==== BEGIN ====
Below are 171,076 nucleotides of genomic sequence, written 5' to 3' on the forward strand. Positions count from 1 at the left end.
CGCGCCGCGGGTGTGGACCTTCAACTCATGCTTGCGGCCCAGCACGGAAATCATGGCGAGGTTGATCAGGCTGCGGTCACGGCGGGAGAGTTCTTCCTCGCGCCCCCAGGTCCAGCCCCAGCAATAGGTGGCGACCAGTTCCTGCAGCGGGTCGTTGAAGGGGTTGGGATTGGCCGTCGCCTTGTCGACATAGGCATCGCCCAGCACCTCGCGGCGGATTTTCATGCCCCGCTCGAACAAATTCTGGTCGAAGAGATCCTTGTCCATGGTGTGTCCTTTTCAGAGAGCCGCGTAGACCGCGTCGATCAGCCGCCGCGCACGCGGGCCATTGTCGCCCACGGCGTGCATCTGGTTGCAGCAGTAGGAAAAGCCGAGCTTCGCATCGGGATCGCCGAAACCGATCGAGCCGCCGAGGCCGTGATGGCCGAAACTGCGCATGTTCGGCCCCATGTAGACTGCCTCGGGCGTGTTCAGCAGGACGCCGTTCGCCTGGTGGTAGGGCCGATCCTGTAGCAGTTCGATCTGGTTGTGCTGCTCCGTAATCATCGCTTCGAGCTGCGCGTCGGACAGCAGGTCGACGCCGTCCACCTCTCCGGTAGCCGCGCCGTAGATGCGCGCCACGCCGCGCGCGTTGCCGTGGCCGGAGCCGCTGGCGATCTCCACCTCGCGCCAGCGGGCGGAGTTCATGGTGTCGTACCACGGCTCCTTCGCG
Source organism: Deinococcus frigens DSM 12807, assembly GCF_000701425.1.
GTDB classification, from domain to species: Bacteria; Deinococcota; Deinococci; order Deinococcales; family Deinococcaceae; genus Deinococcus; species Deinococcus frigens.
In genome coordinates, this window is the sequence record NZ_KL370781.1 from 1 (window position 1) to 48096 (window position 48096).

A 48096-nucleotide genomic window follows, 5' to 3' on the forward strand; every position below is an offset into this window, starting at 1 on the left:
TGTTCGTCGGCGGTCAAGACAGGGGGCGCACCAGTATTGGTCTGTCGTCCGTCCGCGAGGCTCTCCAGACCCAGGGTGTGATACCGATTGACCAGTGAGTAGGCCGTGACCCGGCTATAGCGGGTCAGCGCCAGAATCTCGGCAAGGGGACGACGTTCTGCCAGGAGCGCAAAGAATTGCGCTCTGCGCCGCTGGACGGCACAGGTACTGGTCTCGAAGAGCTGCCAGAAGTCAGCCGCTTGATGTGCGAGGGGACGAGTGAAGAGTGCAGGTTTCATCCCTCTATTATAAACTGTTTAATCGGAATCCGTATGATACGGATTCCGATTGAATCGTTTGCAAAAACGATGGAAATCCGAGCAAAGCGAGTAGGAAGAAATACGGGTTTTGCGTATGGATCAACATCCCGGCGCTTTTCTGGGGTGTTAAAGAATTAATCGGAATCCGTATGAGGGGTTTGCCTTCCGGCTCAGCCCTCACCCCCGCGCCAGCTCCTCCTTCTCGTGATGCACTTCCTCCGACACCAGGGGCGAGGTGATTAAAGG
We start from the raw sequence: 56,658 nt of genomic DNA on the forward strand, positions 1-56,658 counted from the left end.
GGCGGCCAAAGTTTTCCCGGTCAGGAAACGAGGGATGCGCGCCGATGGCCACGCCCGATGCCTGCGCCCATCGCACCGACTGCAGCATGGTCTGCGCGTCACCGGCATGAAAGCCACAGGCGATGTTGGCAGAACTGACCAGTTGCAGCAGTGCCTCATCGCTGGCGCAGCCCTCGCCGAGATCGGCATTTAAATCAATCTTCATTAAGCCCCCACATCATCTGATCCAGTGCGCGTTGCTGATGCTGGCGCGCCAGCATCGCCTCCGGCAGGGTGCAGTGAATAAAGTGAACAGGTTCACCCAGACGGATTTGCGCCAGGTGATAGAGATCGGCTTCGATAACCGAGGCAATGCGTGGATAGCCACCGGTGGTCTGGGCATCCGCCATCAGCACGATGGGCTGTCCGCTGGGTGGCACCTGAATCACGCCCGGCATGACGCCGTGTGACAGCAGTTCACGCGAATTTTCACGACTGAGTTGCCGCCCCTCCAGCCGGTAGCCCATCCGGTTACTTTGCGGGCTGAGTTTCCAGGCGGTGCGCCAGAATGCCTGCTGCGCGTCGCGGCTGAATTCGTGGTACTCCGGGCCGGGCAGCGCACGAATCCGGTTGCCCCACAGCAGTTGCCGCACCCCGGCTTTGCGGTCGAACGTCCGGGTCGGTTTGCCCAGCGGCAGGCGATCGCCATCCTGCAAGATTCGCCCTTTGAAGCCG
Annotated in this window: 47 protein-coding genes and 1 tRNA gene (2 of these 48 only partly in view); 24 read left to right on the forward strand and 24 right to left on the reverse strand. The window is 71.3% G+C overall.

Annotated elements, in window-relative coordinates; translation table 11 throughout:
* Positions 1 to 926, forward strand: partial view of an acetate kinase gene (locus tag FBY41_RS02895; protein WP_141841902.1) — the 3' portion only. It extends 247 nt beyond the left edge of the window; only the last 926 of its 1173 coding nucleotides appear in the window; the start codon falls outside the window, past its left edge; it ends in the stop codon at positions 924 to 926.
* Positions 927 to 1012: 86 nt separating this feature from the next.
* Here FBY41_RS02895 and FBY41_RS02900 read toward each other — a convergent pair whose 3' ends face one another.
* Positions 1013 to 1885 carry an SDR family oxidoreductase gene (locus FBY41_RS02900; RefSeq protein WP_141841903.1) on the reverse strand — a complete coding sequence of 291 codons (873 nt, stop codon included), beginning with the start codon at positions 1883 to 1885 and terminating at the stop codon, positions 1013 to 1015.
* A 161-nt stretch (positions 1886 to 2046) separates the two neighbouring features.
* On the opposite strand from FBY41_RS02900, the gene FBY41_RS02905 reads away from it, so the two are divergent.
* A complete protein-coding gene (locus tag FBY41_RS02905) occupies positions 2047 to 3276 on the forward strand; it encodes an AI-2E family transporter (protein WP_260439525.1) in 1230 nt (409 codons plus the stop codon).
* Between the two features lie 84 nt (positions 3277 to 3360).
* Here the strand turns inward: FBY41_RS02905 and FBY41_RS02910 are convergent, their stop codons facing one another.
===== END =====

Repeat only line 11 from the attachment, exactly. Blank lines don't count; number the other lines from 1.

Annotated elements, in window-relative coordinates; translation table 11 throughout: